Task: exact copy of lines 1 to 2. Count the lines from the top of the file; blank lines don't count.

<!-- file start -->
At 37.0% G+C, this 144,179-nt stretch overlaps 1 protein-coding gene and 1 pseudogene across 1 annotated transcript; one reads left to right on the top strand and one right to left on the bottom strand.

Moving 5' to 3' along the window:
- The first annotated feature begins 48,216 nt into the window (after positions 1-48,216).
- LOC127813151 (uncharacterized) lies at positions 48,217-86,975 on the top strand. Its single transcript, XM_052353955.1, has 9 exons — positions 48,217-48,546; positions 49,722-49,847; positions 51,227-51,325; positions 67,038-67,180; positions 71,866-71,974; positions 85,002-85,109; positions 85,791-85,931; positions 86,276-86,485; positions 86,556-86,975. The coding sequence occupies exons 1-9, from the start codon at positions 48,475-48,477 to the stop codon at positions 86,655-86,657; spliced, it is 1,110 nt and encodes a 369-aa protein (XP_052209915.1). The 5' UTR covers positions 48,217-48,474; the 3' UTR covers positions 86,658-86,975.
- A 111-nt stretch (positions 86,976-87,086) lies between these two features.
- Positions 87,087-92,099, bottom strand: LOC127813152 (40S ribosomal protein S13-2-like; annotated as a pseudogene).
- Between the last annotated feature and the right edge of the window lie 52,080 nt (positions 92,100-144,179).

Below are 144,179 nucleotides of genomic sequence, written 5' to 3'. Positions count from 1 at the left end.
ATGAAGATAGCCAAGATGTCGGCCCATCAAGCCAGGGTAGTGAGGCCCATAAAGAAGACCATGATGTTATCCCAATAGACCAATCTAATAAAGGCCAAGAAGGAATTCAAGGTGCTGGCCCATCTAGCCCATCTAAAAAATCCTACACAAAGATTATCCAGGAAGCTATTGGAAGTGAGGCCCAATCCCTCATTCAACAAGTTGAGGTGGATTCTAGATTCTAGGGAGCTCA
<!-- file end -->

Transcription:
At 37.0% G+C, this 144,179-nt stretch overlaps 1 protein-coding gene and 1 pseudogene across 1 annotated transcript; one reads left to right on the top strand and one right to left on the bottom strand.

Moving 5' to 3' along the window: